National Geographic : 1978 Jul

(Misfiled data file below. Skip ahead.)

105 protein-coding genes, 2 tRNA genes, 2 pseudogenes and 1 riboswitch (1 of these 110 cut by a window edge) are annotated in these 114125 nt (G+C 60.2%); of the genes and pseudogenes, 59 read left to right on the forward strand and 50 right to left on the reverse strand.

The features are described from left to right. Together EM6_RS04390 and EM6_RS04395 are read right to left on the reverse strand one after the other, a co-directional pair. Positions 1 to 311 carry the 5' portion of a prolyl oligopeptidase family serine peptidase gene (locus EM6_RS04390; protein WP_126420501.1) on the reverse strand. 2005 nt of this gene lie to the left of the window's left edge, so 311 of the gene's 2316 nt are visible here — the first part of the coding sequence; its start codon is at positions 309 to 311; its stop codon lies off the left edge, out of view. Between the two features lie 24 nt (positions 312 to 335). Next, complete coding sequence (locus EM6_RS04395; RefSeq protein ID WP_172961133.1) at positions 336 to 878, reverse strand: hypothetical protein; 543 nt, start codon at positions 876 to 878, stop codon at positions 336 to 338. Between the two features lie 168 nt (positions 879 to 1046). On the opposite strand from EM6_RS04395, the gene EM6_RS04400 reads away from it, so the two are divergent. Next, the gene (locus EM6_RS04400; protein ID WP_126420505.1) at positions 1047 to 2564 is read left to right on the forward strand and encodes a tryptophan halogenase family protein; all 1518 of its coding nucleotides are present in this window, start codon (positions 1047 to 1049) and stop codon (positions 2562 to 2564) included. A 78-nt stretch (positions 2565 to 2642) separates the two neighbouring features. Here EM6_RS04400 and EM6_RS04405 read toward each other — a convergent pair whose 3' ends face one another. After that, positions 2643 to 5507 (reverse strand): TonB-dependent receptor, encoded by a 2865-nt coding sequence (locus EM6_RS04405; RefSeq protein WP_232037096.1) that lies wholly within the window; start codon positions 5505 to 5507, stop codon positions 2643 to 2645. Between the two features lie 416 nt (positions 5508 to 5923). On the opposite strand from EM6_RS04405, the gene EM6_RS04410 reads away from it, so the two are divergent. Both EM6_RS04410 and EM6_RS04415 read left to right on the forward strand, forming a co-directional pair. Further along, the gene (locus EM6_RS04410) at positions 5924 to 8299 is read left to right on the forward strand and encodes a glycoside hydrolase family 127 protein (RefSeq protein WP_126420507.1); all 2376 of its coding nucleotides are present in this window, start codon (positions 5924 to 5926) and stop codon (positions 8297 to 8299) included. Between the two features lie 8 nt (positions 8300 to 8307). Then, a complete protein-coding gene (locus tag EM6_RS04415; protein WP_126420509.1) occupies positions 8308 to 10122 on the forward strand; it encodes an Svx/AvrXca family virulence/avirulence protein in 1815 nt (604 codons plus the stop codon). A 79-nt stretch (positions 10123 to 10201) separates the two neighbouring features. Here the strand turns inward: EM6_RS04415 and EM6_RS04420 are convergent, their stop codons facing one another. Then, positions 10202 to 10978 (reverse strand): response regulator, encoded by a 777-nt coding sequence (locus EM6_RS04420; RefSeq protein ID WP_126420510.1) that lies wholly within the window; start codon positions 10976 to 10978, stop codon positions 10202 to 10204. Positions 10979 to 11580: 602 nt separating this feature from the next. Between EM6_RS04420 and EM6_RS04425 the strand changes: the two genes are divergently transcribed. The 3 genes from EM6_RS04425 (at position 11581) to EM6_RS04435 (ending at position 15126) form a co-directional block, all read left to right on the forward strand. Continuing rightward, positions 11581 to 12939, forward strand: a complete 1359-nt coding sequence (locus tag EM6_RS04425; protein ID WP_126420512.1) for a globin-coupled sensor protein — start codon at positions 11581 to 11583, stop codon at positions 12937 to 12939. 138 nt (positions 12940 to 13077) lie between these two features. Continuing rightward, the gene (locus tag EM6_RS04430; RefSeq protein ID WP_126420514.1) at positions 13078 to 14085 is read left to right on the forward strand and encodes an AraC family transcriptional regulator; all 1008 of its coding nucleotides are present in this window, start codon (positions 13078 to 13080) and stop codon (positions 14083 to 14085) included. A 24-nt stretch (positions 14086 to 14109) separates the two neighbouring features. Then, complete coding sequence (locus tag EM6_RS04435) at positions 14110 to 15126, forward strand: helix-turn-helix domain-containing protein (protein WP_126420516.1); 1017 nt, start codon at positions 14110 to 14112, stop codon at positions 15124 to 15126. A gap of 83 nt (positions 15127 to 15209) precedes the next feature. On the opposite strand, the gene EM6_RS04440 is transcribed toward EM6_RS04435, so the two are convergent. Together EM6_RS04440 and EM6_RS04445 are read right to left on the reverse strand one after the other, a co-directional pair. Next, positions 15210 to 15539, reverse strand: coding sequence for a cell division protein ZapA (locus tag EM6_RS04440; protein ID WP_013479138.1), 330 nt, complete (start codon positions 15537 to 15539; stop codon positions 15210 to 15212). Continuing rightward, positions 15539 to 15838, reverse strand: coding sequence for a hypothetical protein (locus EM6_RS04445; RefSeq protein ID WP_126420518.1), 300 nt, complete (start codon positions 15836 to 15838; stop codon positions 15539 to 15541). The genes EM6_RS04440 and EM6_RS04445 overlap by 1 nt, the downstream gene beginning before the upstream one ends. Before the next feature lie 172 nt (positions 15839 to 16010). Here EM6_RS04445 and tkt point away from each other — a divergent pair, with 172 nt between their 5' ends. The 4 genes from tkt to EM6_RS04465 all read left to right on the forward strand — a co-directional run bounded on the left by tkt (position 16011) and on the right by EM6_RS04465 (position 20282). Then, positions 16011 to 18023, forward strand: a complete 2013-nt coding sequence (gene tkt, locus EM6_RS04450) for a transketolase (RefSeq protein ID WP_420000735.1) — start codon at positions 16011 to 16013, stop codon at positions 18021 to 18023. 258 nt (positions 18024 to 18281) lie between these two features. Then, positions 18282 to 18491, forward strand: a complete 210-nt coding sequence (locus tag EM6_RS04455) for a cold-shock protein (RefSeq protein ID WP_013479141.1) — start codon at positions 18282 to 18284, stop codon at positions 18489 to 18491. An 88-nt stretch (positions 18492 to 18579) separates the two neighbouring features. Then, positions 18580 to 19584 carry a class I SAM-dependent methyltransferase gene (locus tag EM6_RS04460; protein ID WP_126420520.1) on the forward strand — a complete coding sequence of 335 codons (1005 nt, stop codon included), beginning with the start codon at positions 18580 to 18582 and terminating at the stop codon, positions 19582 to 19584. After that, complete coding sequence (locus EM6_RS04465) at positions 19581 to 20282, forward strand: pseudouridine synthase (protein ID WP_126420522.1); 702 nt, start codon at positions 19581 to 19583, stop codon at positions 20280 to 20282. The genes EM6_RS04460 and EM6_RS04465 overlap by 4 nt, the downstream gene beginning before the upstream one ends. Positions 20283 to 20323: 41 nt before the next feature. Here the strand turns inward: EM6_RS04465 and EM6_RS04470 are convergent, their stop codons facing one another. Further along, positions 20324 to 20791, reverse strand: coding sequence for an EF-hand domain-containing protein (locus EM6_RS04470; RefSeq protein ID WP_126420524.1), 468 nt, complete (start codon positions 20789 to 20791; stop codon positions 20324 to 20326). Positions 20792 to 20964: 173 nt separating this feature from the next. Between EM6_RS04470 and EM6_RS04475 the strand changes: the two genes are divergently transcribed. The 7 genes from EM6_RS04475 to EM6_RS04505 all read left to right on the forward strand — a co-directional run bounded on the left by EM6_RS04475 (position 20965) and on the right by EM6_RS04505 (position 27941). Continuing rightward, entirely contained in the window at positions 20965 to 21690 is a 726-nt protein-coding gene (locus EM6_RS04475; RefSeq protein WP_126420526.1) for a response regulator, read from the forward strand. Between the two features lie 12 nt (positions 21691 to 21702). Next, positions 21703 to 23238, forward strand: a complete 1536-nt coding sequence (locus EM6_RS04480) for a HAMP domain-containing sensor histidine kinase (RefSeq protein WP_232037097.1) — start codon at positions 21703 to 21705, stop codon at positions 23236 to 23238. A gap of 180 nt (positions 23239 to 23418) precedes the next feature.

the Grand Canyon its unique form, occur mostly on the north side of the river. They were not formed, as the Cracked Earth Soci ety long maintained, when an uplift split the earth like a cake that rose too fast. There's a logical explanation. Less mois ture falls on the south side, and the plateau there slopes away from the rim. The Kaibab Plateau on the north slopes toward the river, dropping more water from a higher eleva tion and thus causing headward erosion to develop faster. Streams, seeking paths of least resistance, often follow fault lines in the earth-as pa per tends to tear along a crease. The steeper the slope of the stream drainage area, the deeper and longer the side canyon erodes, excavating vast amphitheaters and, where canyons meet, leaving behind the pinnacles. Preston Swapp, a young packer on the 1937 Shiva expedition, still lives nearby and until recently grazed cattle on national forest land in Kanab Canyon. Last fall Swapp was forced to suspend his operation. He told me why. "The Forest Service came in and did a study. Said we were overgrazing." "Were you?" I asked. "No." He maintained that the Forest Service study team had picked one of the driest peri ods since his father started grazing cattle here in 1906 to do its survey. Preston, a quiet, well-tanned cattleman of 64 years, said that cattle grazing was once an impor tant industry here, but is now dying out. Upper Kanab Canyon is being studied as a possible addition to the park. "They're trying to run us out," Preston complained. "They're taking away a man's rights. They don't know what this country will produce. If it isn't grazed, trash plants such as blackbrush will take over the land. Those cattle don't compete for food with A riffle of limestone polished like marble (above, left) seems a mirror image of the rushing water that shaped it. A catcher's mitt of a rock (left) holds a stone that, when the water rises again, will resume grinding the pocket. Deer Creek (right) has exposed a laminate of sandstone as it takes the easiest course to river level.